Human footprints provide snapshot of last interglacial ecology in the Arabian interior

Mathew Stewart, Richard Clark-Wilson, Paul Breeze, Klint Janulis, Ian Candy, Simon Armitage, David Ryves, Julien Louys, Mathieu Duval, Gilbert Price, Patrick Cuthbertson, Marco Bernal, Nick Drake, Abdullah Alsharekh, Badr Zahrani, Abdulaziz Al-Omari, Patrick Roberts, Huw S. Groucutt, Michael D. Petraglia

Research output: Contribution to journalArticlepeer-review


The nature of human dispersals out of Africa has remained elusive due to the poor resolution of paleoecological data in direct association with remains of the earliest non-African peoples. Here, we report hominin and non-hominin mammalian tracks from an ancient lake deposit in the Arabian Peninsula, dated within the last interglacial. The findings, it is argued, likely represent the oldest securely dated evidence for Homo sapiens in Arabia. The paleoecological evidence indicates a well-watered semi-arid setting during human movements into the Nefud Desert of Saudi Arabia. We conclude that visitation to the lake was transient – likely serving as a place to drink and to forage – and that late Pleistocene human and mammalian migrations and landscape use patterns in Arabia were inexorably linked.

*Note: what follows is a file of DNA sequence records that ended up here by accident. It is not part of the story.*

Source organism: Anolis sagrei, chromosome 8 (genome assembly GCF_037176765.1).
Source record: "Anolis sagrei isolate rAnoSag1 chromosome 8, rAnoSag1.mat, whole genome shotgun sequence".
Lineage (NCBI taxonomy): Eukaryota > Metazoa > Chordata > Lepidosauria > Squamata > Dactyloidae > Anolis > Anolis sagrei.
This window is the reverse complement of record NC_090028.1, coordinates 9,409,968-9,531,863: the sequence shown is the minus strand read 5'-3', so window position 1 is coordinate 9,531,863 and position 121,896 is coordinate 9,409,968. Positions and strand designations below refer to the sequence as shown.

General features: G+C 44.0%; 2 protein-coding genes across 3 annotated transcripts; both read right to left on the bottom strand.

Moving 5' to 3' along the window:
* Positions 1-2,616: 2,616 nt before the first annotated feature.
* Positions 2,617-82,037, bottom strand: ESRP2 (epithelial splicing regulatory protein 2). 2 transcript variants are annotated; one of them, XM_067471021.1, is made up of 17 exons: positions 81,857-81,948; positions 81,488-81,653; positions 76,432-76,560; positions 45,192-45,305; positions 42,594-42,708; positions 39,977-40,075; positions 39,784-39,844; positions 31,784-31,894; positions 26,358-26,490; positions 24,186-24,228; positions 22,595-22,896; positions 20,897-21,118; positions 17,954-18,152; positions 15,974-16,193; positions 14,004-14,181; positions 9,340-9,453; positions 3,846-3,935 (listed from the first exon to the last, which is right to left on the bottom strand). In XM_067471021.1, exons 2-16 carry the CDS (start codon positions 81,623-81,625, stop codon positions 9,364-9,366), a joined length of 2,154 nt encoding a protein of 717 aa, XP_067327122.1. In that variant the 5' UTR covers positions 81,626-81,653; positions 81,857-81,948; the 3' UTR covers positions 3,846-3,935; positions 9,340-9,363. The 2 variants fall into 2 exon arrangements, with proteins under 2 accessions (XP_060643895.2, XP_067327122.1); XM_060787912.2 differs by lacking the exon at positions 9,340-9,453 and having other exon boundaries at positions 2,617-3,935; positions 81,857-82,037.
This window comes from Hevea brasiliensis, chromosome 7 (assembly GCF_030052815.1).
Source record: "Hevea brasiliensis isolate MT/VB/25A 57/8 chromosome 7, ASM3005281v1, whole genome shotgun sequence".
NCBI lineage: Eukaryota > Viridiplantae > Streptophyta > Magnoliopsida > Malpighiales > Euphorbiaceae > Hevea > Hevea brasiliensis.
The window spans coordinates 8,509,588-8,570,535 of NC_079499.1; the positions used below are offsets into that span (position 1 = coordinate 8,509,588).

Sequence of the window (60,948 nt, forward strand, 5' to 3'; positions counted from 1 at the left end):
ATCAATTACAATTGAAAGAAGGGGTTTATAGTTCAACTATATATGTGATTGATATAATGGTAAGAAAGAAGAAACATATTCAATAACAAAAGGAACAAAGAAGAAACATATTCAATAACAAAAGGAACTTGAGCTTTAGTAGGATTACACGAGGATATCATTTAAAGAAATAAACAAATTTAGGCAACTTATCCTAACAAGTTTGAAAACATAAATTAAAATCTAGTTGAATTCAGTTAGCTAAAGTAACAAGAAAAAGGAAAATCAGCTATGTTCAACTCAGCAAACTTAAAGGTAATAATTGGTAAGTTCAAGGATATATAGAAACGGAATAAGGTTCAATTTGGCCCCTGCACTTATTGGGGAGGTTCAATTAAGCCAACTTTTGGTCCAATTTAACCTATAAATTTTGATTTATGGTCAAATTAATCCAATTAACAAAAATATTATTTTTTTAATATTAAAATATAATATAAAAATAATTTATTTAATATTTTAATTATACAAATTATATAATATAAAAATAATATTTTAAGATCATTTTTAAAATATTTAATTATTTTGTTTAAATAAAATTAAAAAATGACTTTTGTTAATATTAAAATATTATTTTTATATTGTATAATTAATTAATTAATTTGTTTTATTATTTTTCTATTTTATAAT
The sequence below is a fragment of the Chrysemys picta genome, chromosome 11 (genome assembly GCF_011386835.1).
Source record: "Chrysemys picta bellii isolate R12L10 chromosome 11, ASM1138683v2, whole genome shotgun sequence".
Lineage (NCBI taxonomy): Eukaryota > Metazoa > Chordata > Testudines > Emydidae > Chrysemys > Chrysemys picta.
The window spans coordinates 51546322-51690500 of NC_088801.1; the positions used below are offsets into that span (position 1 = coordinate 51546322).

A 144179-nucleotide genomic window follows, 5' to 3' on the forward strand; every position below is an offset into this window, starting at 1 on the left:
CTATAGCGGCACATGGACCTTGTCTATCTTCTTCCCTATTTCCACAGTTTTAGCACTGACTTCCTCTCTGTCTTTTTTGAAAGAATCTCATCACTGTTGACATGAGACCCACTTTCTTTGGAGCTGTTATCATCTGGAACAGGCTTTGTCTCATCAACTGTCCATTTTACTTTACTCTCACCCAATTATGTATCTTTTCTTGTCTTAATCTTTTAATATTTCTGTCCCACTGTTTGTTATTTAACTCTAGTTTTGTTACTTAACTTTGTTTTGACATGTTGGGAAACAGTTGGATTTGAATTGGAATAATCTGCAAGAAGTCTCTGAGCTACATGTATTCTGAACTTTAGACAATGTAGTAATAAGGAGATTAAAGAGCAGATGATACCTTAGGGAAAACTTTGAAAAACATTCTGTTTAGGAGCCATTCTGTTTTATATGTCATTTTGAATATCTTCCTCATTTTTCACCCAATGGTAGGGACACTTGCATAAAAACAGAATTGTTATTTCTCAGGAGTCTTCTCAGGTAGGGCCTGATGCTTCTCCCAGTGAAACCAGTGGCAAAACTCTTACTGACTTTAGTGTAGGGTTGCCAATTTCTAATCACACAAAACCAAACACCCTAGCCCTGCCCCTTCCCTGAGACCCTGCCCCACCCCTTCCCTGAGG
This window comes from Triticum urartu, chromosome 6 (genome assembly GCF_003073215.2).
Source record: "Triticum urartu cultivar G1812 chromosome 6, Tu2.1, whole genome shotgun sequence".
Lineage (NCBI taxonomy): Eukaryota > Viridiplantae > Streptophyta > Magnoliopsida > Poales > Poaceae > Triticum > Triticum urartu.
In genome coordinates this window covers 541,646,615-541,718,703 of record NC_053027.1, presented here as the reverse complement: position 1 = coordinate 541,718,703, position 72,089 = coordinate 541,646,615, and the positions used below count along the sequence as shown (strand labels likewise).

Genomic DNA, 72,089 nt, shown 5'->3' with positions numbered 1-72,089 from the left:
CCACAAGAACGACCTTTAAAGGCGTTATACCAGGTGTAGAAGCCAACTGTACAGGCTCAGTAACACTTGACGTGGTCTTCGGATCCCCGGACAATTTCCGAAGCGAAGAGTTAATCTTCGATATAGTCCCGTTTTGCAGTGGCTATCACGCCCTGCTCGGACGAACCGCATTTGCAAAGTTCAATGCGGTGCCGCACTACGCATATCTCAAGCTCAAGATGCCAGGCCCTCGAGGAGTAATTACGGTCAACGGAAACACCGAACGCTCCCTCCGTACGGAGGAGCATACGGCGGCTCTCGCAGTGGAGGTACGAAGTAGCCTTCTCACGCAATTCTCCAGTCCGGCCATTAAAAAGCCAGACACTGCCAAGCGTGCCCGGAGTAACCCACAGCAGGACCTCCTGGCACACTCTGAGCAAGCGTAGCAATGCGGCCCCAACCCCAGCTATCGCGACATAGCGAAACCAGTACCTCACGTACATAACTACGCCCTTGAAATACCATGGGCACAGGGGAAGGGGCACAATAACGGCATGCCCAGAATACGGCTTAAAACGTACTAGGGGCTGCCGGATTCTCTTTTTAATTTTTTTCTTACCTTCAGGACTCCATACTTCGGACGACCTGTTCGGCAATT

Original languageEnglish
Article numbereaba8940
JournalScience Advances
Issue number38
Publication statusPublished - 18 Sept 2020

Cite this